The jury system of a trial is an essential element of the democratic process. It attempts to secure fairness in the justice system. Traditionally, the jury system has been viewed as a cornerstone of common law procedure. However, the use of the system of trial by jury is on the decline. Today, its use differs, depending on whether (a) it is a civil or criminal matter, and (b) in criminal matters, whether it is a summary or an indictable offence.
In considering the effectiveness of the jury system, it is first necessary to understand the roles of juries. Primarily, a jury is a body of legally unqualified citizens who agree on a verdict based on evidence
We should not have a professional jury system because it simply doesn't work for our government system. If we were to have a professional jury system, jurors would be biased, lazy and experiences with past cases would interfere. Although there would be different jurors with different histories on a panel, Jurors would be biased because they would all have the same education telling them what is right and wrong. The same textbook would be deciding whether a person is guilty, or not guilty. Another circumstance where a juror would be biased is race. If a white male were to be convicting and black male, it could easily fly under the radar that the white male juror is holding a grudge. Many black males and minorities would be discriminated against
During jury selection, potential jurors are interviewed then chosen or eliminated from the jury. The initial selection of potential jurors is completely random; citizens get “jury Duty” notices on a random basis. The screening of the jury selection is conducted by both the prosecution and the defense, and is overviewed by the judge on the case. During the interview, citizens are asked a number of strategic questions to ensure that they are not in any way bias for or against the defendant or case. The questions also eliminate those who have any connection to the case, in any way. It is during this interview that the lawyers on the case can voice their concerns regarding biased jurors.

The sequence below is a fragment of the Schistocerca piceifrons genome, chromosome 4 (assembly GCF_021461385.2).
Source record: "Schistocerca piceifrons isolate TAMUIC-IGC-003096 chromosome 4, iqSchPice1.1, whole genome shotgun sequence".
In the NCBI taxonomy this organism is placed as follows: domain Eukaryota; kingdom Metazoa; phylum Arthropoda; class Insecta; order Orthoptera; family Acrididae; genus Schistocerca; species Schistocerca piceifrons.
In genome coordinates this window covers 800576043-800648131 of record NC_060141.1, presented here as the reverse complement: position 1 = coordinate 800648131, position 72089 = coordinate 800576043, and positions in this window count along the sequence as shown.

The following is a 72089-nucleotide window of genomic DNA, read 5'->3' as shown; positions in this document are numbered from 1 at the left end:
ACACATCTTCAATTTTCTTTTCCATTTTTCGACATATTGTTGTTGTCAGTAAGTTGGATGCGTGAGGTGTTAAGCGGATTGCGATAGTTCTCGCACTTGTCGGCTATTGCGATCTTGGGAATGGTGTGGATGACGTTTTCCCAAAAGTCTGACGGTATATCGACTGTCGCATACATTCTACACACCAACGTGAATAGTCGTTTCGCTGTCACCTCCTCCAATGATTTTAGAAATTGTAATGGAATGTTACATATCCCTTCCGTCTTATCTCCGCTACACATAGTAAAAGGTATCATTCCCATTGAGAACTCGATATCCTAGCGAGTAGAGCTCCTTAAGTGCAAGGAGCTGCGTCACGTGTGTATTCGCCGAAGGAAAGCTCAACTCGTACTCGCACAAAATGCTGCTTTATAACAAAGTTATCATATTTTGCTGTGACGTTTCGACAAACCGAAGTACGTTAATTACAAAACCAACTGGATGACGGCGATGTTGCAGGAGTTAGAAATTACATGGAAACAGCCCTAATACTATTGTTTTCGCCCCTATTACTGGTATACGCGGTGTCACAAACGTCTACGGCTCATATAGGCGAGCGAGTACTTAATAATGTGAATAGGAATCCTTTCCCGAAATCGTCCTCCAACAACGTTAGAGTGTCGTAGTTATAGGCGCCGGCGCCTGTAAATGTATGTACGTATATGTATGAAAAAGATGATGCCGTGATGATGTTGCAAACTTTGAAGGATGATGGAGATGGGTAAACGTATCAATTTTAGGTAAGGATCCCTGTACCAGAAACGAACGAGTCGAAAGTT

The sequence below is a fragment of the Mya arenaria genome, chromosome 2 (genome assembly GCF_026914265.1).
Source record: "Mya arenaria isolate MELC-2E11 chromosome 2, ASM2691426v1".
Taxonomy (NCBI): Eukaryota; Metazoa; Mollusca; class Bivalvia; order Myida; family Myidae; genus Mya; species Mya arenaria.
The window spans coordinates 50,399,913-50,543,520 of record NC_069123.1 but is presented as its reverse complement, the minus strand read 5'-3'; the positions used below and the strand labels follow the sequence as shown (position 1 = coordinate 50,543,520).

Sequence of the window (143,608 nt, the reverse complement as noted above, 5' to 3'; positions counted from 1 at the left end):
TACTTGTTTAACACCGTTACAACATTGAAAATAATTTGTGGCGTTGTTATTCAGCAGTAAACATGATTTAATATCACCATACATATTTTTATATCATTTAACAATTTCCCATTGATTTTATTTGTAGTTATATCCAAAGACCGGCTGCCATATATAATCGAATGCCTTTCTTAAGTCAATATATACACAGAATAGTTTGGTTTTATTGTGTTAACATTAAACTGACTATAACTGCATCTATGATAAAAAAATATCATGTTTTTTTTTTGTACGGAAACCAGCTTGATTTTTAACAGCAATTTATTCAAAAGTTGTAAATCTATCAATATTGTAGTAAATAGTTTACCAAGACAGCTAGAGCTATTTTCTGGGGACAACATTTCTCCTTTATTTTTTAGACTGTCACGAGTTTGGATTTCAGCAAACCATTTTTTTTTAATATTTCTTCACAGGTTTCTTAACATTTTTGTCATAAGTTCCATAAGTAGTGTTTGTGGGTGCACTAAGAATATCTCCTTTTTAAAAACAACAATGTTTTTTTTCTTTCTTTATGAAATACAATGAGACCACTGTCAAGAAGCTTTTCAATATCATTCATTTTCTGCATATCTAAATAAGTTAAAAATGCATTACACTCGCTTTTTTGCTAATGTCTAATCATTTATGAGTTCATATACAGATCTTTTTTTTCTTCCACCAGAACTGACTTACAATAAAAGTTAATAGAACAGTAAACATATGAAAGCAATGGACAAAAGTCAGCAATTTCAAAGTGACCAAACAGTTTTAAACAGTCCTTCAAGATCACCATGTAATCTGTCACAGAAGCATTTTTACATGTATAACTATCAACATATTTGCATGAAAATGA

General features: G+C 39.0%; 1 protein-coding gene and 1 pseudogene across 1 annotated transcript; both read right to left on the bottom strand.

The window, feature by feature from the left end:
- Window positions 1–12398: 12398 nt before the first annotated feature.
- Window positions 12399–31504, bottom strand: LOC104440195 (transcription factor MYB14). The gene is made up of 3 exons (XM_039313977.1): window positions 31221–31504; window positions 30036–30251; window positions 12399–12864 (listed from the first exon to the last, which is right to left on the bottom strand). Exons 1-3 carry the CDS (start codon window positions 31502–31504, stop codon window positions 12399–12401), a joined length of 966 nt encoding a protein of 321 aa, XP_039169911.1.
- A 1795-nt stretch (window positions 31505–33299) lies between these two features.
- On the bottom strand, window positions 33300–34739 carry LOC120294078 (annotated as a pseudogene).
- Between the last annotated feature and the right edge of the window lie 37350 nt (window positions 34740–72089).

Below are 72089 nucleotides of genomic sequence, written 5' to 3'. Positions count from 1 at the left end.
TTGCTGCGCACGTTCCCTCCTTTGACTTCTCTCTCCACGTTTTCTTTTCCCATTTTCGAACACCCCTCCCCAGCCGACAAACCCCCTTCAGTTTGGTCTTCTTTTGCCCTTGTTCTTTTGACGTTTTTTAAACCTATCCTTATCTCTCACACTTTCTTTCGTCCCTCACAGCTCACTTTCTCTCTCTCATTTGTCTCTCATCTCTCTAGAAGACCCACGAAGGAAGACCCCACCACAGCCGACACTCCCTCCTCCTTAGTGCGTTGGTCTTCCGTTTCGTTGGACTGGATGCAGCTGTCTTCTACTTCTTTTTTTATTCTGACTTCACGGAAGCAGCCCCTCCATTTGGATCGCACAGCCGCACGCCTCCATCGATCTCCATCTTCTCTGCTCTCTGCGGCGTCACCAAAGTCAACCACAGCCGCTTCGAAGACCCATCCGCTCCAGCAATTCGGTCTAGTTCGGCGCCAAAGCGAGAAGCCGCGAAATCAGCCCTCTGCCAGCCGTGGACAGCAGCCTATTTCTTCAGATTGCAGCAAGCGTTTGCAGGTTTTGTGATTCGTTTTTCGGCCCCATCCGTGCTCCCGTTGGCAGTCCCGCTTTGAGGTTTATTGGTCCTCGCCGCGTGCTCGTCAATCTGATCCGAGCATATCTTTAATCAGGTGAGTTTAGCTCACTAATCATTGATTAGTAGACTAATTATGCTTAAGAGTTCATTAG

Juries are a crucial and irreplaceable part of the American justice system. The jury system has been around for hundreds of years. Our founding fathers viewed jury service as a critical part of democracy and self government. Twelve ordinary citizens make up the jury and will form a decision about the case. The jury system is still needed in the twenty-first century because it ensures the accused gets a fair trial and it promotes civic participation.
Those a part of the American jury system tend to base their decisions on opinions rather than actually analyzing the facts. Those on the jury may not be qualified to acquit someone. In the novel written by Mark Twain he asserts that even though people on the jury take an oath, but they
Trial by jury can be traced back to the 12th Century and has been an integral part of the criminal justice system since Henry II favoured it over trial by ordeal (Davies, Croall and Tyrer 2010, p.311). Although they are used in both crown court trials and civil cases, the introduction of the Administration of Justice Act 1933 has reduced the use of juries in civil cases significantly (Joyce 2013, p.208). However, they are only used in about one third of cases in the Crown Court (Huxley-Binns and Martin, p.220). Since the 19th Century, the statutory provisions for jury service have been amended and revised considerably resulting in the Criminal Justice Act 2003. Throughout this essay I will be firstly discussing who is eligible to sit on a
Juries exists in the criminal trial to listen to the case presented to them and, as a third, non-bias party, decide beyond reasonable doubt if the accused is guilty. For the use of a trial by juror to be effective, no bias should exists in the jurors judgments, the jurors should understand clearly their role and key legal terms, and the jury system should represent the communities standards and views whilst upholding the rights of the accused and society and remain cost and time effective.